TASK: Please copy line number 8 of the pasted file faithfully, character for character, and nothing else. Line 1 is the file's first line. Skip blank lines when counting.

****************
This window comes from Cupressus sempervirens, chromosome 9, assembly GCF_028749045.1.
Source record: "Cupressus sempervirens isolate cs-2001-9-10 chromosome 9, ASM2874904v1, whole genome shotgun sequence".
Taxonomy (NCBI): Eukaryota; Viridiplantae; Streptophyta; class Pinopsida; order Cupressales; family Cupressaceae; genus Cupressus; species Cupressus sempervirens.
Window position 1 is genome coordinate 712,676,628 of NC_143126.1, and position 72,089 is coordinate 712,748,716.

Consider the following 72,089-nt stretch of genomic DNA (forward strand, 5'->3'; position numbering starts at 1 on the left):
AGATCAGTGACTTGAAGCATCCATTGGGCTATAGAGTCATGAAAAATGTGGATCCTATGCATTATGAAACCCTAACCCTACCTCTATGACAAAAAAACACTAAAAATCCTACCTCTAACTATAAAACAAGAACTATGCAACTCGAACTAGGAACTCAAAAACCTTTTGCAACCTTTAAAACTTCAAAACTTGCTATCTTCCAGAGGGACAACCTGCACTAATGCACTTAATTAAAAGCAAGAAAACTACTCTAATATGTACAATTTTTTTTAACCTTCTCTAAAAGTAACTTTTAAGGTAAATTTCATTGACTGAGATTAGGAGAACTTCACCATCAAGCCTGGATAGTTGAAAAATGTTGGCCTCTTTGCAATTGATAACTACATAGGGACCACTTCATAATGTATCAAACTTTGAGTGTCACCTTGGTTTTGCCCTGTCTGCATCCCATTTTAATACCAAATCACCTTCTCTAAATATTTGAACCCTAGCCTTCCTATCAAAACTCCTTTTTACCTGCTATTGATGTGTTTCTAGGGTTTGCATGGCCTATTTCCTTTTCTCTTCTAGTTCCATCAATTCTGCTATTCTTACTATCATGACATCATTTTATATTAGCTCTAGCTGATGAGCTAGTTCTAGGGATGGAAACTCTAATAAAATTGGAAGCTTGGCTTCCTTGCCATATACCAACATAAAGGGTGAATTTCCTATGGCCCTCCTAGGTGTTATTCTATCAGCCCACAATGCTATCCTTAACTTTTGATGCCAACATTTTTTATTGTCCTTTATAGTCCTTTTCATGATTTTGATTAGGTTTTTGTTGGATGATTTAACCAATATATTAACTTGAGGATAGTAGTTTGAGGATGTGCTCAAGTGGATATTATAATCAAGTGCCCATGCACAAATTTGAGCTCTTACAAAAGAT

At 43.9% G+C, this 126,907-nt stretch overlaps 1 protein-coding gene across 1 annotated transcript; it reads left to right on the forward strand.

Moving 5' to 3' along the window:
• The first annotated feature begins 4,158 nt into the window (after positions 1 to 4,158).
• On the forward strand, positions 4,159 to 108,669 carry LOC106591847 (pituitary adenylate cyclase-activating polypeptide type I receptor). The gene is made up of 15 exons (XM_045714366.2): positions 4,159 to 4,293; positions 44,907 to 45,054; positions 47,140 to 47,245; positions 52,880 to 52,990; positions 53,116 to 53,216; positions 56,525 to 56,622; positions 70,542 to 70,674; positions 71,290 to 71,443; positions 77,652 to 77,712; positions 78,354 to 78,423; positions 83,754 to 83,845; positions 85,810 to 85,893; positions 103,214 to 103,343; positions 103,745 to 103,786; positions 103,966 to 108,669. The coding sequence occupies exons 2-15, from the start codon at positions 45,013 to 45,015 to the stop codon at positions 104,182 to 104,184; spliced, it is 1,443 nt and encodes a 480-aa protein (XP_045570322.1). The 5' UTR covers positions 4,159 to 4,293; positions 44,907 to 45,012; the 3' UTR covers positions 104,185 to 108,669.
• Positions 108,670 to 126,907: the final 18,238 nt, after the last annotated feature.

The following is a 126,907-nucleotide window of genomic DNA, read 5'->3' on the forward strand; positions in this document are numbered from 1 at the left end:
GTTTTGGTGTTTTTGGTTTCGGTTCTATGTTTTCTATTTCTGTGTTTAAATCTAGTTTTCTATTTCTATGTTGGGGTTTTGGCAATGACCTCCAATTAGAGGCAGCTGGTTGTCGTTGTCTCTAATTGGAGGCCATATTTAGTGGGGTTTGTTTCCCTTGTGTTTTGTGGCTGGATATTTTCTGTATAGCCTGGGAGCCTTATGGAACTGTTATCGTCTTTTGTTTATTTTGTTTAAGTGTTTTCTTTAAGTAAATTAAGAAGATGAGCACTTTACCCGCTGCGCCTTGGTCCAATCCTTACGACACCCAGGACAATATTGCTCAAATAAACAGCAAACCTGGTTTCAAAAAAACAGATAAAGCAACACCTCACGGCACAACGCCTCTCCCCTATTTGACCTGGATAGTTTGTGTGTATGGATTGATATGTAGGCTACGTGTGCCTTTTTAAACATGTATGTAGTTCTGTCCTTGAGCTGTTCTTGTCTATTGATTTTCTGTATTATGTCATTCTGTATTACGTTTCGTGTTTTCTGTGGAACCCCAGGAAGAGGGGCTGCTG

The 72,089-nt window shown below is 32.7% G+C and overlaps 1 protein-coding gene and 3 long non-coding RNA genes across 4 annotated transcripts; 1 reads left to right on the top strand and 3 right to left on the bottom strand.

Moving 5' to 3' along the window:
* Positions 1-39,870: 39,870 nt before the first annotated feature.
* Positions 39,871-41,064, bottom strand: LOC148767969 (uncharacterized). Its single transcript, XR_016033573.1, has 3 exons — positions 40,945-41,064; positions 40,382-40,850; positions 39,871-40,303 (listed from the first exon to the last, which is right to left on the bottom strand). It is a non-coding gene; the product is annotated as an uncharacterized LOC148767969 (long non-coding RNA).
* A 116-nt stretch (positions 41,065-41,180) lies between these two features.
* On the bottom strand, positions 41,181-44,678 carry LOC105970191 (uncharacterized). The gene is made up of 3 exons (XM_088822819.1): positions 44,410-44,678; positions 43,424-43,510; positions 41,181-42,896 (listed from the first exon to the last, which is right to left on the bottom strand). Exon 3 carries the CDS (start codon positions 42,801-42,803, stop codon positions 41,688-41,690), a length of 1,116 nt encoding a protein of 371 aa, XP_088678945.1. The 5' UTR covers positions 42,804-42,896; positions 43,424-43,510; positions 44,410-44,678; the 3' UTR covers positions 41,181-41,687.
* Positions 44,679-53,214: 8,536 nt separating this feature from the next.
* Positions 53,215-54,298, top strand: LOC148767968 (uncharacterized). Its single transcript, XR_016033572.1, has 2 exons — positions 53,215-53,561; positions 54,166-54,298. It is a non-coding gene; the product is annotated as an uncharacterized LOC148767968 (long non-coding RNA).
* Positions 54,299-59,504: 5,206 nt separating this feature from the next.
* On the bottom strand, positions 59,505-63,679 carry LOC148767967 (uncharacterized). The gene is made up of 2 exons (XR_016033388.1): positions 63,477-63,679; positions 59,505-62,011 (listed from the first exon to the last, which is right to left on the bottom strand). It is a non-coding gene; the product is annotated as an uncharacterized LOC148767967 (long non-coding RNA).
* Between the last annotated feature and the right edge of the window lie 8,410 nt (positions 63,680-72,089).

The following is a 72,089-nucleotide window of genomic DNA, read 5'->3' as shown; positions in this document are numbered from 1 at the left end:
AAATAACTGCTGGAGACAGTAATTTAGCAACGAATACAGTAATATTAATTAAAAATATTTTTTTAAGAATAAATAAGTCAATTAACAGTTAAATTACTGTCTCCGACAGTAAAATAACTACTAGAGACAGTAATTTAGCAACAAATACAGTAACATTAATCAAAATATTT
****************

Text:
Moving 5' to 3' along the window: